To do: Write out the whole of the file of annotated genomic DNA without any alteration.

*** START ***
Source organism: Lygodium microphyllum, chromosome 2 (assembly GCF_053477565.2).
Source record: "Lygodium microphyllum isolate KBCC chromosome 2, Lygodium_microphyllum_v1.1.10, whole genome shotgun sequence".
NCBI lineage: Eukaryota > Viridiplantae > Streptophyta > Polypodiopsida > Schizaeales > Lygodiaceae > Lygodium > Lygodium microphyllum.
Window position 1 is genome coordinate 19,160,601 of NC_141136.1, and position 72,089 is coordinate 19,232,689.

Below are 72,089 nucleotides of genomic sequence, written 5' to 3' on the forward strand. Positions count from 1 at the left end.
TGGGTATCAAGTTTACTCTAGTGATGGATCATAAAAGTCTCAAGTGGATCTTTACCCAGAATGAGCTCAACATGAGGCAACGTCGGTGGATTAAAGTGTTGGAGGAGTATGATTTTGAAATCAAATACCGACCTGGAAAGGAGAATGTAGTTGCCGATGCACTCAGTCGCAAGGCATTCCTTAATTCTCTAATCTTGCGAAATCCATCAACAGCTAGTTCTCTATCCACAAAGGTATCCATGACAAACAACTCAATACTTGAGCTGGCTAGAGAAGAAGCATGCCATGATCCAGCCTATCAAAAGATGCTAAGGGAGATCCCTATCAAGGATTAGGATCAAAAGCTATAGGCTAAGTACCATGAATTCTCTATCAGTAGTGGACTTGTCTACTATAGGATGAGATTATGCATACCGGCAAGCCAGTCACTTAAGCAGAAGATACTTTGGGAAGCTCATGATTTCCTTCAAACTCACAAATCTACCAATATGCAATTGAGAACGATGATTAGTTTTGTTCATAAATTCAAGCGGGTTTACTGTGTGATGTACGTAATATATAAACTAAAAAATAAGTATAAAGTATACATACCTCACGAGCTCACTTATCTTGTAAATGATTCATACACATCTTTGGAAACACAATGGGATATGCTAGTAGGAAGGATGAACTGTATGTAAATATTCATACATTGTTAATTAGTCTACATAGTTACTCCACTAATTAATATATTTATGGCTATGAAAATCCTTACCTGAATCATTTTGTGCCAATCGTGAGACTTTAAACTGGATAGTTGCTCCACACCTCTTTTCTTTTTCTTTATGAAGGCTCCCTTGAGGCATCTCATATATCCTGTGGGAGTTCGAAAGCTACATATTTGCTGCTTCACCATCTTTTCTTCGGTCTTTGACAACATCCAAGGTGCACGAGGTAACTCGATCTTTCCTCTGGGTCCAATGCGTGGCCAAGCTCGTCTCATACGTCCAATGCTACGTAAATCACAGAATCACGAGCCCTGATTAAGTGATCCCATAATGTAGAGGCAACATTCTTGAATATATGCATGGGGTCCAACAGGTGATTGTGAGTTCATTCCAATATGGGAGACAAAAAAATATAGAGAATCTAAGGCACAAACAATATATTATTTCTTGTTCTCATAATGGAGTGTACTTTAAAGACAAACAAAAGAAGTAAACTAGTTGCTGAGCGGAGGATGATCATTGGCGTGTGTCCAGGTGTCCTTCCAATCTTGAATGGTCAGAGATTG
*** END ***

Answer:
Source organism: Lygodium microphyllum, chromosome 2 (assembly GCF_053477565.2).
Source record: "Lygodium microphyllum isolate KBCC chromosome 2, Lygodium_microphyllum_v1.1.10, whole genome shotgun sequence".
NCBI lineage: Eukaryota > Viridiplantae > Streptophyta > Polypodiopsida > Schizaeales > Lygodiaceae > Lygodium > Lygodium microphyllum.
Window position 1 is genome coordinate 19,160,601 of NC_141136.1, and position 72,089 is coordinate 19,232,689.

Below are 72,089 nucleotides of genomic sequence, written 5' to 3' on the forward strand. Positions count from 1 at the left end.
TGGGTATCAAGTTTACTCTAGTGATGGATCATAAAAGTCTCAAGTGGATCTTTACCCAGAATGAGCTCAACATGAGGCAACGTCGGTGGATTAAAGTGTTGGAGGAGTATGATTTTGAAATCAAATACCGACCTGGAAAGGAGAATGTAGTTGCCGATGCACTCAGTCGCAAGGCATTCCTTAATTCTCTAATCTTGCGAAATCCATCAACAGCTAGTTCTCTATCCACAAAGGTATCCATGACAAACAACTCAATACTTGAGCTGGCTAGAGAAGAAGCATGCCATGATCCAGCCTATCAAAAGATGCTAAGGGAGATCCCTATCAAGGATTAGGATCAAAAGCTATAGGCTAAGTACCATGAATTCTCTATCAGTAGTGGACTTGTCTACTATAGGATGAGATTATGCATACCGGCAAGCCAGTCACTTAAGCAGAAGATACTTTGGGAAGCTCATGATTTCCTTCAAACTCACAAATCTACCAATATGCAATTGAGAACGATGATTAGTTTTGTTCATAAATTCAAGCGGGTTTACTGTGTGATGTACGTAATATATAAACTAAAAAATAAGTATAAAGTATACATACCTCACGAGCTCACTTATCTTGTAAATGATTCATACACATCTTTGGAAACACAATGGGATATGCTAGTAGGAAGGATGAACTGTATGTAAATATTCATACATTGTTAATTAGTCTACATAGTTACTCCACTAATTAATATATTTATGGCTATGAAAATCCTTACCTGAATCATTTTGTGCCAATCGTGAGACTTTAAACTGGATAGTTGCTCCACACCTCTTTTCTTTTTCTTTATGAAGGCTCCCTTGAGGCATCTCATATATCCTGTGGGAGTTCGAAAGCTACATATTTGCTGCTTCACCATCTTTTCTTCGGTCTTTGACAACATCCAAGGTGCACGAGGTAACTCGATCTTTCCTCTGGGTCCAATGCGTGGCCAAGCTCGTCTCATACGTCCAATGCTACGTAAATCACAGAATCACGAGCCCTGATTAAGTGATCCCATAATGTAGAGGCAACATTCTTGAATATATGCATGGGGTCCAACAGGTGATTGTGAGTTCATTCCAATATGGGAGACAAAAAAATATAGAGAATCTAAGGCACAAACAATATATTATTTCTTGTTCTCATAATGGAGTGTACTTTAAAGACAAACAAAAGAAGTAAACTAGTTGCTGAGCGGAGGATGATCATTGGCGTGTGTCCAGGTGTCCTTCCAATCTTGAATGGTCAGAGATTG